A bully ending to a bullying incident
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A bully ending to a bullying incident

Long-ago high school episode escalated from anti-Semitism to book reports

Jonathan Lazarus, above right, covers an accident scene in East Paterson, now Elmwood Park, for the Record in 1964.
Jonathan Lazarus, above right, covers an accident scene in East Paterson, now Elmwood Park, for the Record in 1964.

The recent spotlight on bullying incidents — whether internet shaming, in-your-face schoolyard confrontation, or bias, hate, and terror threats — stirred deeply held memories of my own brush with the ugly phenomenon, which began when I was a high school freshman and lasted my entire sophomore year.

The trauma ended abruptly, physically, and with some emotional scar tissue, but it actually had the ironic and happy effects of turning me toward my professional career.

In 1957 I left the safe confines of Maple Avenue School, 99 percent Jewish at the time, for the wider world of the Weequahic High School annex, perhaps “only” 85 percent Jewish. My homeroom seating put me next to Stanley K., of Polish ethnicity, and we became casually friendly. I was happy to see that Stanley also talked a lot to my former playground pal from Peshine Avenue School, Elwood P.

Elwood and I hadn’t seen each other in the five grades since Mom, an educator, had me transferred to Maple Avenue Elementary, where she thought I would make more progress, especially in reading. I was eager to resume our friendship.

Elwood lived only half a mile from me, but it might as well have been a world away. My neighborhood was a grid of neat three-story homes with trees and lawns. He lived in a taller building on a commercial thoroughfare with lots of traffic and tumult. As youngsters, we often would have what are now called play dates. He knew my mom, and I knew his. Through the mist of more than 60 years, I recall she spoke with a southern drawl, more Appalachian than deep Dixie. She used to make us cheese, tomato, and mayonnaise sandwiches on white bread; my mom made him more substantial fare. Elwood’s family was obviously less well off than we were, and I never met his father.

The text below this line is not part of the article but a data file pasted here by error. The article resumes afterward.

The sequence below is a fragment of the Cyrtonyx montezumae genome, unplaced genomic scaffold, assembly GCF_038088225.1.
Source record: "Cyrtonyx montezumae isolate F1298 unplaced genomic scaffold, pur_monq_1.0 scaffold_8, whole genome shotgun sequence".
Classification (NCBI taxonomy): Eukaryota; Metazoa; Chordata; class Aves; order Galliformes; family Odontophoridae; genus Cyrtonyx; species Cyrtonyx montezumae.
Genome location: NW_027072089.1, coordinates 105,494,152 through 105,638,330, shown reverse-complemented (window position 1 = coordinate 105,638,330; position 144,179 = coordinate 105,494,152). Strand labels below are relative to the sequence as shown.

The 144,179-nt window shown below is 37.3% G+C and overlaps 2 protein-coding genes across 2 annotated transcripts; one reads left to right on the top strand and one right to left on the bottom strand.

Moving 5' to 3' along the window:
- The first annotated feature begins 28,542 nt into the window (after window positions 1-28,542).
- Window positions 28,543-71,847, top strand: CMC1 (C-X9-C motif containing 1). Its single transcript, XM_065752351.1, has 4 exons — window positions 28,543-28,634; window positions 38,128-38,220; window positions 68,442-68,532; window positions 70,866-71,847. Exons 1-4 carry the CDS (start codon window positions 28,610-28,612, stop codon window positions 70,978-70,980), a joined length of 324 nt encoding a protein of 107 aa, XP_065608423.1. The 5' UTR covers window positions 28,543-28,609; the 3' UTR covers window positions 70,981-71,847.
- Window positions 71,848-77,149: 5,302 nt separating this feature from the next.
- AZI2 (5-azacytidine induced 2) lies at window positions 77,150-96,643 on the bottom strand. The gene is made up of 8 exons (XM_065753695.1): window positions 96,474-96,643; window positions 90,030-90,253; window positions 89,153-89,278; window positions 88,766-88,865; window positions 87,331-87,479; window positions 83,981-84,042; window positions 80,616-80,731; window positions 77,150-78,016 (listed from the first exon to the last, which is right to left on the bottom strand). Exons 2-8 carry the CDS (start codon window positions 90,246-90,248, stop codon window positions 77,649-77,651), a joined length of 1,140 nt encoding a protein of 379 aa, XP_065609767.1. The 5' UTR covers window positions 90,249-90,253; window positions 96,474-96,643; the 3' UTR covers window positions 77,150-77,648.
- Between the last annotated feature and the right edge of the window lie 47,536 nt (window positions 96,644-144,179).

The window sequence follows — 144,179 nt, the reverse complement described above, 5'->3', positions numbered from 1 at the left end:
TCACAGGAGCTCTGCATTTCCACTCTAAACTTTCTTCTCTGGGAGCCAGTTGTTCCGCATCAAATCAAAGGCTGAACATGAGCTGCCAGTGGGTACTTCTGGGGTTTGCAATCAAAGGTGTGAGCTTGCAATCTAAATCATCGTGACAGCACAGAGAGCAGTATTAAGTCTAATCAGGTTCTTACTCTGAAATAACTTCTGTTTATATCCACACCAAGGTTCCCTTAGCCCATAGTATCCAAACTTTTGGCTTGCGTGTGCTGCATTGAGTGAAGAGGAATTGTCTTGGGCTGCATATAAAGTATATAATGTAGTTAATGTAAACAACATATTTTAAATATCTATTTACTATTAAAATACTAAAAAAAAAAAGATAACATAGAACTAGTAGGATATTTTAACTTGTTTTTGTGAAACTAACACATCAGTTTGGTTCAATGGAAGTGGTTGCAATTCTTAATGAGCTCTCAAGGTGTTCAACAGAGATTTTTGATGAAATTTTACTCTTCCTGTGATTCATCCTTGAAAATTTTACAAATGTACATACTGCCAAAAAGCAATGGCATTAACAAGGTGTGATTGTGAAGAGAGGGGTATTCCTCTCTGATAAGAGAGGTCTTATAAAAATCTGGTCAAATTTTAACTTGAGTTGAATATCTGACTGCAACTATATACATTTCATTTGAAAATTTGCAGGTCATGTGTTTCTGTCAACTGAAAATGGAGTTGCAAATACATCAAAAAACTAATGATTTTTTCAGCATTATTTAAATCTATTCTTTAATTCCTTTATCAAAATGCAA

When I reintroduced myself to Elwood, he was noticeably cool. I felt the conversation awkward and uncomfortable, until he said something blatant — that there were a lot of Jews at Maple Avenue School (far more than at Peshine, where my future wife was one year behind us), and he said it with an edge to his voice. I experienced a burning sensation but didn’t know how to react. This was my first exposure to overt anti-Semitism, and I was out of my comfort zone, startled, unprepared. My freshman year of high school had been tough enough without this entering into the equation.

Our “reunion” ended on that sour note, and Elwood and I didn’t talk for the rest of the semester. I also noticed that Stanley drifted away from me but continued hanging and joking with Elwood.

Sophomore year began at the main Weequahic High building on a somewhat incapacitated footing. I was in a cast and on crutches after breaking my leg in a pickup football game in — where else? — Weequahic Park. I had to depend on my grandfather for rides to school in his ancient Buick, quite a harrowing experience, until I received a walking heel. This allowed me to limp about more freely, although still depending on my crutches.

One fine fall afternoon, while I was heading home with my friend Wayne, we were set upon by Elwood, Stanley, and Louie M. Wayne, also Jewish and decidedly overweight, made an inviting target for bullies. After some taunting, Elwood got physical with him as Stanley and Louie watched with seeming glee. Without pausing or thinking, I braced myself on a crutch and slammed the other against Elwood’s head. He looked stunned and bewildered for a moment before recovering and vowing to let me heal before taking revenge. The three of them stalked off with Elwood’s parting shot: he knew where I lived.